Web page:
A Spotlight on Brookline: Why You Should Visit Boston’s Sister Town

John Fitzgerald Kennedy was born in this home in the Boston suburb of Brookline
John Fitzgerald Kennedy was born in this home in the Boston suburb of Brookline | © David Lefranc / Getty Images
Dana Forsythe

Brookline is a small town surrounded on almost all sides by Boston, practically plopped within the city and thus feeling like a natural part of Beantown. Simultaneously separate from and part of Boston, it’s somewhere visitors should (and probably unknowingly will) go when visiting the Massachusetts capital.

Larz Anderson Park is one of the many quaint green spaces in Brookline

Sandwiched between six of Boston’s neighborhoods, including Allston-Brighton, Fenway and Jamaica Plain, Brookline offers quintessential New England suburban living paired with the conveniences and pleasures of city life. Although it’s technically a separate town from Boston, residents consider it part of the city, and it’s almost impossible to visit Beantown without crossing into its beautiful borders at some point. While it can be difficult to distinguish where exactly it begins and Boston ends in some areas, Brookline boasts a unique mix of history, culture and nature that sets it apart from the surrounding city.

Brookline is considered a mature suburb. Main thoroughfares such as Commonwealth Avenue and Beacon Street run through the town, with blocks of shops and restaurants dotting streets lined with homes and two branches of the subway’s Green Line running parallel to those busy roads. Brookline has also had the benefit of years of infrastructure improvements, making the area very walkable. With several well-established business centers, it’s maintained its status as a hub of activity in (but technically out of) Boston.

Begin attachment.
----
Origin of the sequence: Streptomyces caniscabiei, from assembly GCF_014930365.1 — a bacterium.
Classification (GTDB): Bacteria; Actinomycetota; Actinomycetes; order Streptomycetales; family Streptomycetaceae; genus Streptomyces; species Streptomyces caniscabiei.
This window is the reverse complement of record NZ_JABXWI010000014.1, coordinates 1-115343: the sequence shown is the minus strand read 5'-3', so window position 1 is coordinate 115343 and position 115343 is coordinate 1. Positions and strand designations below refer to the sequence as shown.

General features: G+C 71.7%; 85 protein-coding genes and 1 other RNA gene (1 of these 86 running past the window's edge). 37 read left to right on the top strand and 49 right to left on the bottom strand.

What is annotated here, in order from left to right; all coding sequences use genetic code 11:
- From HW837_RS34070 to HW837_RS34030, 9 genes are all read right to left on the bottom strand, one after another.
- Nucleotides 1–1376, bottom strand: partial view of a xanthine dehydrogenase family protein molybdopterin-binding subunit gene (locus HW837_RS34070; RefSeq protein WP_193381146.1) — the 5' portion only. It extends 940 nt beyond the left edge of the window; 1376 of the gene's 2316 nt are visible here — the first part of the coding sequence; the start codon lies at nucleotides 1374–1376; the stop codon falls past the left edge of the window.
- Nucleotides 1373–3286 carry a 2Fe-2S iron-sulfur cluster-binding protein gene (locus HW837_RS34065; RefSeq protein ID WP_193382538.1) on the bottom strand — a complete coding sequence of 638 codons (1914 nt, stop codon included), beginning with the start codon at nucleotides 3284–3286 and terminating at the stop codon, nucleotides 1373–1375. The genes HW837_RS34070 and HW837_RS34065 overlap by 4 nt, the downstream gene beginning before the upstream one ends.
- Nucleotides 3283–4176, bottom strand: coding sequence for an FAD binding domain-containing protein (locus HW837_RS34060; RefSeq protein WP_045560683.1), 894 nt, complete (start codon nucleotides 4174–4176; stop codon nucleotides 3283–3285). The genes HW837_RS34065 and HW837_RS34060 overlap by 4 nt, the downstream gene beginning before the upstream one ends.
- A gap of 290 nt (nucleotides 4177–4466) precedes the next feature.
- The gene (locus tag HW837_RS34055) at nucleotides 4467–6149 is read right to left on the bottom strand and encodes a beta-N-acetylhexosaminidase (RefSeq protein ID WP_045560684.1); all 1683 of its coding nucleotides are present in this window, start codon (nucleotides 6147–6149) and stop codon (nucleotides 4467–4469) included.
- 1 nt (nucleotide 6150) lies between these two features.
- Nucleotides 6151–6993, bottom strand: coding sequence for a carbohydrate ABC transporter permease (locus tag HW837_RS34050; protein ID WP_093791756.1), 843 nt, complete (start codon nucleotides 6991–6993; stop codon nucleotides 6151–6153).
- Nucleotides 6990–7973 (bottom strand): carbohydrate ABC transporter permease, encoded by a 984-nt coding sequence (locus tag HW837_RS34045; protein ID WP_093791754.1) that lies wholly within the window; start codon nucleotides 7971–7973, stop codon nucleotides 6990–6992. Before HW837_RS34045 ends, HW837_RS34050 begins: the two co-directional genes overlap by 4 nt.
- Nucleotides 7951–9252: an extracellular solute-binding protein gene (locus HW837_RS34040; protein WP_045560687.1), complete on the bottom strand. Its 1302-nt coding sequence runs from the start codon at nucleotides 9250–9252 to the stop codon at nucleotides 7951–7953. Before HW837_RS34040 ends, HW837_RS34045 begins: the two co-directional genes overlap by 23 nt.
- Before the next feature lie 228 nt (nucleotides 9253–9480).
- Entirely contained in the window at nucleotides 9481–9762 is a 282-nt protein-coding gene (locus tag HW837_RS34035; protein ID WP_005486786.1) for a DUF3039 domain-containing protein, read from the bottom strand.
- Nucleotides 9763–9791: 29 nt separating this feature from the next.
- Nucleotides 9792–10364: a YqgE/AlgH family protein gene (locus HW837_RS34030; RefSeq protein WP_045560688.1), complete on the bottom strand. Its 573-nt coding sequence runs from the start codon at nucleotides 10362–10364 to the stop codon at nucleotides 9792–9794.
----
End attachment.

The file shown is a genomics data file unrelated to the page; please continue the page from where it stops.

As the family-centric neighbor of Boston, Brookline residents tend to be older than those in neighboring Boston by almost 10 years. While Brookline has many residents of Jewish and Asian descent, it isn’t very diverse beyond those groups – there is a fair share of strollers, Sperrys and synagogues. However, Brookline does have a fluctuating college population, which does tend to be more diverse. With Boston College, Boston University and other schools nearby, there’s no shortage of students walking among multistory Victorian mansions with large (by Boston’s urban standards) manicured lawns.

The Riverway runs between Boston and Brookline

Along the town’s northern border, Brookline abuts the college-centric neighborhood of Allston with its rock clubs and late-night bars, while to the east, it runs along the Fenway and on to Mission Hill. Boasting acres of greenery, Brookline is home to a golf course and the world-famous Larz Anderson Park and is a mere stone’s throw away from Jamaica Pond and the Arnold Arboretum.

Historically, the Algonquin tribe inhabited the area, which was then later colonized by Europeans. Brookline sprouted up as a hamlet of Boston in 1638 (which may explain why it feels like another Boston neighborhood). Serving as fertile farmland in its early years, Bostonians used the land to raise cattle. When the Boston Post Road – a system of mail delivery routes between Boston and New York – was built in 1670, the area transformed, and Brookline Village became a vibrant hub of activity and the area’s first economic center.

Over the next century, sprawling fields were converted and divided into residential developments as some of Boston’s movers and shakers staked a claim just outside the city. The land was named Brookline in 1705, in honor of the two rivers that ran along its northern and southern borders, and was incorporated as an independent town.